Plays are an awesome tool to spread positive messages but it's easy for your message to become a preachy mess to which no one wants to listen. In this session, playwright Lynne Streeter Childress will give you tips on how to tell a clear, honest, and compelling story through your scripts that both informs and entertains.
Lynne Streeter Childress is a playwright, actor, teaching artist, singer, director, and the founding artistic director of Building Better People Productions, a theater company for young audiences based in Annapolis, MD, that does works based on themes of kindness and respect. Her show, "We Got It!: A Show About Empathy," has toured schools around the DC/MD/VA area. Lynne's 26-year career in professional theater as a performer, educator, and administrator has taken her to places like the Kennedy Center, Arena Stage and the Folger Shakespeare Library. Lynne lives in Annapolis, Maryland, with her husband and son. Website: http://bbpproductions.com
This session seeks to provide ways to approach writing about historical events and figures in a way that allows the modern reader to see themselves in the place and time of the events. The session will also provide tips on writing about history in a way that the individuals are humanized rather than presented as a list of facts or stereotypical displays of habits, rhetoric, or actions. The session hopes to answer the question: how do I tell history differently while still be true?
Kerri Moseley-Hobbs -- As CEO and executive director of More Than A Fraction Foundation, Dr. Kerri Moseley-Hobbs continues an almost 20-year career in education, currently serving in roles on both sides of education: administration and research/program development. This includes experiential learning, educational presentation and exposure, and historical research. Along with her extensive work with prestigious projects, she is a research author of a creative nonfiction book, More Than a Fraction: Based on a true story, and is one of the leading voices in the history of Africans in America and African Americans of the Appalachian region. Prior to her career, Dr. Moseley-Hobbs worked as a junior writer at The Baltimore Times Newspaper in Baltimore, Maryland, where she was first published when she was 12 years old. Dr. Moseley-Hobbs holds a doctorate in education and three degrees from the University of Maryland: a bachelor's degree in criminal justice, a master's degree in interdisciplinary management, and a master's degree in business administration (MBA). She is a fifth-generation descendant of John Fraction, the subject of her first creative nonfiction book, More Than A Fraction. Website: www.morethanafraction.com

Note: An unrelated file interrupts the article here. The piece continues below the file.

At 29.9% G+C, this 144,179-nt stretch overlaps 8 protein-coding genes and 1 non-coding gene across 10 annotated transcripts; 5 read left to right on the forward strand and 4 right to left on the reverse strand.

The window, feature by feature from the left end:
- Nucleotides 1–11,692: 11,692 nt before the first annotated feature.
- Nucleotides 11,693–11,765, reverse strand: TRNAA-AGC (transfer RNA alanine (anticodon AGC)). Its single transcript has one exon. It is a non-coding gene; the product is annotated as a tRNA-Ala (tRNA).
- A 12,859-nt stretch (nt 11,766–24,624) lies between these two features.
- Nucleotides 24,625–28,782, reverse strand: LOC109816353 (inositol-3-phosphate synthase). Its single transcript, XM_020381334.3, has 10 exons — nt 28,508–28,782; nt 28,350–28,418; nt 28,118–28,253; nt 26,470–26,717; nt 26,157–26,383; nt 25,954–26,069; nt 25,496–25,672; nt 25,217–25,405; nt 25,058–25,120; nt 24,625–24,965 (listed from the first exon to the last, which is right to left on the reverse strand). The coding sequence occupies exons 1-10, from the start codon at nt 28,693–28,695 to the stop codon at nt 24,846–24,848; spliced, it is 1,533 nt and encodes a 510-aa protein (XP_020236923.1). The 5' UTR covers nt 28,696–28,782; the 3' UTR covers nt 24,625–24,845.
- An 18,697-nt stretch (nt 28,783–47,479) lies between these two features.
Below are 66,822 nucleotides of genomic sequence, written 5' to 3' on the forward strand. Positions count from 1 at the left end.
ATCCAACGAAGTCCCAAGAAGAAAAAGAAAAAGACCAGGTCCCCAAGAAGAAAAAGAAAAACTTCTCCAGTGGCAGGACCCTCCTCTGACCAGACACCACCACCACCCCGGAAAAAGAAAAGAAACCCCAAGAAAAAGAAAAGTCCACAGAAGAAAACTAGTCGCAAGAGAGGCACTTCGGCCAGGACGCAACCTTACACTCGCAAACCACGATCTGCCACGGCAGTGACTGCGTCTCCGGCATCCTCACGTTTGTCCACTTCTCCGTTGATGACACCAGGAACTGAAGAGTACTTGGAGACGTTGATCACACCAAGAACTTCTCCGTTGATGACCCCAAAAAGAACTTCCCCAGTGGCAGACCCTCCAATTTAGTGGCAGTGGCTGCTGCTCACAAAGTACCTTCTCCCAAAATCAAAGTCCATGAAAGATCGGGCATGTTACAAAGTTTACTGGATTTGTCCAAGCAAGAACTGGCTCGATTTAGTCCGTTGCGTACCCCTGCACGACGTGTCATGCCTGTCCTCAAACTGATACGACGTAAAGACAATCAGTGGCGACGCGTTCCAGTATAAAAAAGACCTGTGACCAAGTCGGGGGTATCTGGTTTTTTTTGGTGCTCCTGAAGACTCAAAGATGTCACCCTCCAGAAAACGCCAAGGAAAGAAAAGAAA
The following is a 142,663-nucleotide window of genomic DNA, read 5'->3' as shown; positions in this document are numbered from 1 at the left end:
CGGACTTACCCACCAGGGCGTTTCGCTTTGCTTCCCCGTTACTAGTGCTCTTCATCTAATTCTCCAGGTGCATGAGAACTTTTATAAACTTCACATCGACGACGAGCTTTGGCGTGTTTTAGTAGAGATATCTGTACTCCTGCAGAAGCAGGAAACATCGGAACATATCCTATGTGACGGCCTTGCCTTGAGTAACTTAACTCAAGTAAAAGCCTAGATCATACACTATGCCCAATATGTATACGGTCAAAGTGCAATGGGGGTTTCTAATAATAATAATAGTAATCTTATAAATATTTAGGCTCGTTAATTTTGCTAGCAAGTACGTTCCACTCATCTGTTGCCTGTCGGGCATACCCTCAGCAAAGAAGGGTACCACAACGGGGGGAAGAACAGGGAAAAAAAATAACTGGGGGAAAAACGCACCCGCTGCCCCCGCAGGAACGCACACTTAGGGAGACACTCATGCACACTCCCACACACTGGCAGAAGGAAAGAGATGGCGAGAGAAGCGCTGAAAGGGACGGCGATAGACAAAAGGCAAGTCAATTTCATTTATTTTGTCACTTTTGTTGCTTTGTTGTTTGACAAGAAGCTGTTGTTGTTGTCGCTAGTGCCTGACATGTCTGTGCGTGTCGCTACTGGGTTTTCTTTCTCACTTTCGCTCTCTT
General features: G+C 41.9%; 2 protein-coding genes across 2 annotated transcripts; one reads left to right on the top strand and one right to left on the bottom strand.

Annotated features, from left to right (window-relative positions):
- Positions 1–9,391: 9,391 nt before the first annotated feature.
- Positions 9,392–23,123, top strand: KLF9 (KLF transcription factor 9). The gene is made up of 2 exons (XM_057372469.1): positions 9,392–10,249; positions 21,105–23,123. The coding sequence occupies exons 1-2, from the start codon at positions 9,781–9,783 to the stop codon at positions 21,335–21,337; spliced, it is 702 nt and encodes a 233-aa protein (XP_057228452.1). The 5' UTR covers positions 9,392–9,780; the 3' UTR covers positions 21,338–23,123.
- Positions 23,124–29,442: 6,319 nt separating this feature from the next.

Mapping Memories asks writers to return to their childhoods by first drawing a map of their childhood neighborhood and then indicating several spots on the map which elicit strong memories. Next, in small groups, writers take their peers on a brief oral "tour" of their childhood neighborhood, sharing two-three stories as they go. Finally, writers begin crafting one story on the page, centering their story around the specific place their memory occurs (the backyard, the neighboring woods, etc.).